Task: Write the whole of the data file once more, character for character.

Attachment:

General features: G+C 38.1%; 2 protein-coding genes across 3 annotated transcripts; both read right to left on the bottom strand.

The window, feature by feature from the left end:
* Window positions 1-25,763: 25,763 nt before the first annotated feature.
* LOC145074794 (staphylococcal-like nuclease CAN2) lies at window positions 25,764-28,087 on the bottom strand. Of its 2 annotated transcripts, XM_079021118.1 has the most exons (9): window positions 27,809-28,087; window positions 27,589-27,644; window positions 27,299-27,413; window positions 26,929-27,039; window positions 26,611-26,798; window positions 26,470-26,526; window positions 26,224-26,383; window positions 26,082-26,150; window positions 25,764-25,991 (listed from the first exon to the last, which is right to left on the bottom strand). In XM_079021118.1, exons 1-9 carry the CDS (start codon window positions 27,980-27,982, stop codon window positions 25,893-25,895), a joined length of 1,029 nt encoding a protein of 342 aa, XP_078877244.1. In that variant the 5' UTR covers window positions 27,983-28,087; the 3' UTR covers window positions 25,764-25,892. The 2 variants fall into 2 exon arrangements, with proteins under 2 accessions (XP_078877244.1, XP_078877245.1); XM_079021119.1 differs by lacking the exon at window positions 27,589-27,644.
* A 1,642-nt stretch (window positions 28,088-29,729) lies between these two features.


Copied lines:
General features: G+C 38.1%; 2 protein-coding genes across 3 annotated transcripts; both read right to left on the bottom strand.

The window, feature by feature from the left end:
* Window positions 1-25,763: 25,763 nt before the first annotated feature.
* LOC145074794 (staphylococcal-like nuclease CAN2) lies at window positions 25,764-28,087 on the bottom strand. Of its 2 annotated transcripts, XM_079021118.1 has the most exons (9): window positions 27,809-28,087; window positions 27,589-27,644; window positions 27,299-27,413; window positions 26,929-27,039; window positions 26,611-26,798; window positions 26,470-26,526; window positions 26,224-26,383; window positions 26,082-26,150; window positions 25,764-25,991 (listed from the first exon to the last, which is right to left on the bottom strand). In XM_079021118.1, exons 1-9 carry the CDS (start codon window positions 27,980-27,982, stop codon window positions 25,893-25,895), a joined length of 1,029 nt encoding a protein of 342 aa, XP_078877244.1. In that variant the 5' UTR covers window positions 27,983-28,087; the 3' UTR covers window positions 25,764-25,892. The 2 variants fall into 2 exon arrangements, with proteins under 2 accessions (XP_078877244.1, XP_078877245.1); XM_079021119.1 differs by lacking the exon at window positions 27,589-27,644.
* A 1,642-nt stretch (window positions 28,088-29,729) lies between these two features.